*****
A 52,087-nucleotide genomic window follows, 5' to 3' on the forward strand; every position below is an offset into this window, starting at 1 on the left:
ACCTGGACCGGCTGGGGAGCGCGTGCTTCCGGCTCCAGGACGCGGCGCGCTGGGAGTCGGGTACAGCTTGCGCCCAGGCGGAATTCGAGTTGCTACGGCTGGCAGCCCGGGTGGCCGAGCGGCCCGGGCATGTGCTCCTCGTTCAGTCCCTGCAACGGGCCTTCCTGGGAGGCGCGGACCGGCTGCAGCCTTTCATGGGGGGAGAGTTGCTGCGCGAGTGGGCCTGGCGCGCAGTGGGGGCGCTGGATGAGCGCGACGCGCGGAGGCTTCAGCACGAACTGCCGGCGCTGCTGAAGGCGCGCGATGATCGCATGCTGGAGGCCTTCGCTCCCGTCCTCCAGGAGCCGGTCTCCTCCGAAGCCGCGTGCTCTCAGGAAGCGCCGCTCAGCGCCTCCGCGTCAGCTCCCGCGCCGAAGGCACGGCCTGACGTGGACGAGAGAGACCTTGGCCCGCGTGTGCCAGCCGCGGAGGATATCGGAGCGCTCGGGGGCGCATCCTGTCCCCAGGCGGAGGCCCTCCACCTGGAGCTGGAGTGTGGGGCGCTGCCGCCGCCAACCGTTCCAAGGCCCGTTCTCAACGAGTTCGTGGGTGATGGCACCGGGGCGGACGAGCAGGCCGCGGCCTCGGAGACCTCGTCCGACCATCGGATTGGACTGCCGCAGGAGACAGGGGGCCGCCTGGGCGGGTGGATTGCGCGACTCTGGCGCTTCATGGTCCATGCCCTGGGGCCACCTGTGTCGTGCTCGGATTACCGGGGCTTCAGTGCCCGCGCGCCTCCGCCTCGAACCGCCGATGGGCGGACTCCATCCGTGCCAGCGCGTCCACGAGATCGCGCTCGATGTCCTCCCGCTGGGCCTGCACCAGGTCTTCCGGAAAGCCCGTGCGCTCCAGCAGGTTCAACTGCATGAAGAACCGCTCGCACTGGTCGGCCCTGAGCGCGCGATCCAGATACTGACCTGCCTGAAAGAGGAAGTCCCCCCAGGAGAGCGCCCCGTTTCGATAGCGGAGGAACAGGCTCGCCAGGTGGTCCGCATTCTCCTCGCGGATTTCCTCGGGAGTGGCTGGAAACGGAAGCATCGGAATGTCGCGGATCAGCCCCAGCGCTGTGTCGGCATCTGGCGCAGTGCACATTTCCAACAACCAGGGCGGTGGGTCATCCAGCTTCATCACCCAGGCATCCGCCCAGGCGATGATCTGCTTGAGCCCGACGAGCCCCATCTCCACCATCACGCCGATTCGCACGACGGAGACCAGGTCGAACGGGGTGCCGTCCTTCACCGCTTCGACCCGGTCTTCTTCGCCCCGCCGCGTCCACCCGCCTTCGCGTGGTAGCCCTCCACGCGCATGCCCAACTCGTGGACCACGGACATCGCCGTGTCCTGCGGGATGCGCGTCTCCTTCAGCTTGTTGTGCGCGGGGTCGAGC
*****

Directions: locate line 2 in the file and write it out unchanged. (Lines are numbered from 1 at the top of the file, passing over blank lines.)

ACCTGGACCGGCTGGGGAGCGCGTGCTTCCGGCTCCAGGACGCGGCGCGCTGGGAGTCGGGTACAGCTTGCGCCCAGGCGGAATTCGAGTTGCTACGGCTGGCAGCCCGGGTGGCCGAGCGGCCCGGGCATGTGCTCCTCGTTCAGTCCCTGCAACGGGCCTTCCTGGGAGGCGCGGACCGGCTGCAGCCTTTCATGGGGGGAGAGTTGCTGCGCGAGTGGGCCTGGCGCGCAGTGGGGGCGCTGGATGAGCGCGACGCGCGGAGGCTTCAGCACGAACTGCCGGCGCTGCTGAAGGCGCGCGATGATCGCATGCTGGAGGCCTTCGCTCCCGTCCTCCAGGAGCCGGTCTCCTCCGAAGCCGCGTGCTCTCAGGAAGCGCCGCTCAGCGCCTCCGCGTCAGCTCCCGCGCCGAAGGCACGGCCTGACGTGGACGAGAGAGACCTTGGCCCGCGTGTGCCAGCCGCGGAGGATATCGGAGCGCTCGGGGGCGCATCCTGTCCCCAGGCGGAGGCCCTCCACCTGGAGCTGGAGTGTGGGGCGCTGCCGCCGCCAACCGTTCCAAGGCCCGTTCTCAACGAGTTCGTGGGTGATGGCACCGGGGCGGACGAGCAGGCCGCGGCCTCGGAGACCTCGTCCGACCATCGGATTGGACTGCCGCAGGAGACAGGGGGCCGCCTGGGCGGGTGGATTGCGCGACTCTGGCGCTTCATGGTCCATGCCCTGGGGCCACCTGTGTCGTGCTCGGATTACCGGGGCTTCAGTGCCCGCGCGCCTCCGCCTCGAACCGCCGATGGGCGGACTCCATCCGTGCCAGCGCGTCCACGAGATCGCGCTCGATGTCCTCCCGCTGGGCCTGCACCAGGTCTTCCGGAAAGCCCGTGCGCTCCAGCAGGTTCAACTGCATGAAGAACCGCTCGCACTGGTCGGCCCTGAGCGCGCGATCCAGATACTGACCTGCCTGAAAGAGGAAGTCCCCCCAGGAGAGCGCCCCGTTTCGATAGCGGAGGAACAGGCTCGCCAGGTGGTCCGCATTCTCCTCGCGGATTTCCTCGGGAGTGGCTGGAAACGGAAGCATCGGAATGTCGCGGATCAGCCCCAGCGCTGTGTCGGCATCTGGCGCAGTGCACATTTCCAACAACCAGGGCGGTGGGTCATCCAGCTTCATCACCCAGGCATCCGCCCAGGCGATGATCTGCTTGAGCCCGACGAGCCCCATCTCCACCATCACGCCGATTCGCACGACGGAGACCAGGTCGAACGGGGTGCCGTCCTTCACCGCTTCGACCCGGTCTTCTTCGCCCCGCCGCGTCCACCCGCCTTCGCGTGGTAGCCCTCCACGCGCATGCCCAACTCGTGGACCACGGACATCGCCGTGTCCTGCGGGATGCGCGTCTCCTTCAGCTTGTTGTGCGCGGGGTCGAGC